What Does The Web Standards Project Do?

After Molly H.’s  Call To Action and follow up post (read them) on her blog, I started wondering what the Web Standards Project (WaSP) actually does.  I’m not saying this to be mean.  I’m genuinely curious.

If you look at the blog posts on their Web site,  most of them are updated very infrequently and when they are its very rarely meaty stuff.

What happened to the banner of radical transparency that we all hold so high?

I ask this question because as a Web Standardista I’m told that the Web Standards Project is where the best of the best come to hatch master plans to help conquer the world for Web Standards.

If the organization isn’t transparent with what’s going on… if they aren’t transparent with their discussions, how can they ask me to trust them as an organization?

5 thoughts on “What Does The Web Standards Project Do?”

  1. I’ve often wondered the same thing and I was hoping that the WaSP Street Teams (announced last year at SXSW) were going to be the thing that would “open” up the WaSP. Sadly though nothing, and I do mean nothing, has come out of it. The Street Team website hasn’t been updated since the original announcement and no postings have been made to the mailing list.

    So I agree with you, just what are they up too?

  2. Justin, you make two assumptions, 1) WaSP has been really active; 2) Organizations need to be transparent.

    As part of WaSP I can tell you that when Molly left things drifted to a crawl on many fronts. The Dreamweaver, Accessibility, and Education Task Forces plugged along and were open and sharing with their lists and IRC meetings. Centralized communication fell off and Buzz fell off.

    Part of the quite it due to everybody being utterly swamped with their day job and the other was WaSP communication structure broke. We are working on fixing this and ironing out a way forward that makes sense. There are a ton initiatives that WaSP should be involved in, but have not had the focus nor resources (hours, people, and communication structures).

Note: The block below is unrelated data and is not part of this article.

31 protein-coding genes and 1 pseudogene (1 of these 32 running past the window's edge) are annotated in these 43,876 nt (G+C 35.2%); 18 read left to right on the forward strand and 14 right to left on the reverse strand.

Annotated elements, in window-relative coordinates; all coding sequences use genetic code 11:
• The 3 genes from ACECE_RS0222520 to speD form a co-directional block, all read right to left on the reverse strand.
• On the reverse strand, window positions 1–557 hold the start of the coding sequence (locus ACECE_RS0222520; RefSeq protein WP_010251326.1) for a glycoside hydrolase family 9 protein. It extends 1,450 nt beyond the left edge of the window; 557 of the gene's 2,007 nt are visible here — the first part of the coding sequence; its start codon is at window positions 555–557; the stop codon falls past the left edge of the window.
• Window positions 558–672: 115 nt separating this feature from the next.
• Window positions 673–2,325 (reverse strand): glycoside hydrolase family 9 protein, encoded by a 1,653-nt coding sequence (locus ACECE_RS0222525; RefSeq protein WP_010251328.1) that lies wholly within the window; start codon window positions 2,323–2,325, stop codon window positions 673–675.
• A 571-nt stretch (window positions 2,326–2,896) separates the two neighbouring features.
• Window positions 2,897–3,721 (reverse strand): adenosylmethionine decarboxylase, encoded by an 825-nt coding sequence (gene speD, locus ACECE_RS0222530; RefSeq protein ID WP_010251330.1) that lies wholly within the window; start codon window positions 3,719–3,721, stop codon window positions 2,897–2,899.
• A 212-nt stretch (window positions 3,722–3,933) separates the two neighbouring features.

The second assumption about transparency is a really long discussion. I agree in principle that WaSP should be more open and it is quite open to those interested in the TaskForces.

    But, in the world of companies as organizations there needs to be far more openness than their currently is, but for legal, SEC, and competitive reasons transparency and openness only goes so far. But most companies believe in 80 to 90 percent of their information being closed, which causes a lot of problems and expense. The restrictions business have on them should allow them to be 30 to 40% closed (both internally and externally).

  3. Would either of you Justins or, heck, even you Thomas 🙂 be interested in talking about how we can make WaSP more relevant on a face-to-face basis in the DC area? Whether it’s as a WaSP Street Team initiative, or a WaSP Cafe, or by just making the DC Web Standards Meetup more interesting… whatever. Things usually get done in WaSP by someone just going out and doing them, so I’d like to hear from people who care.

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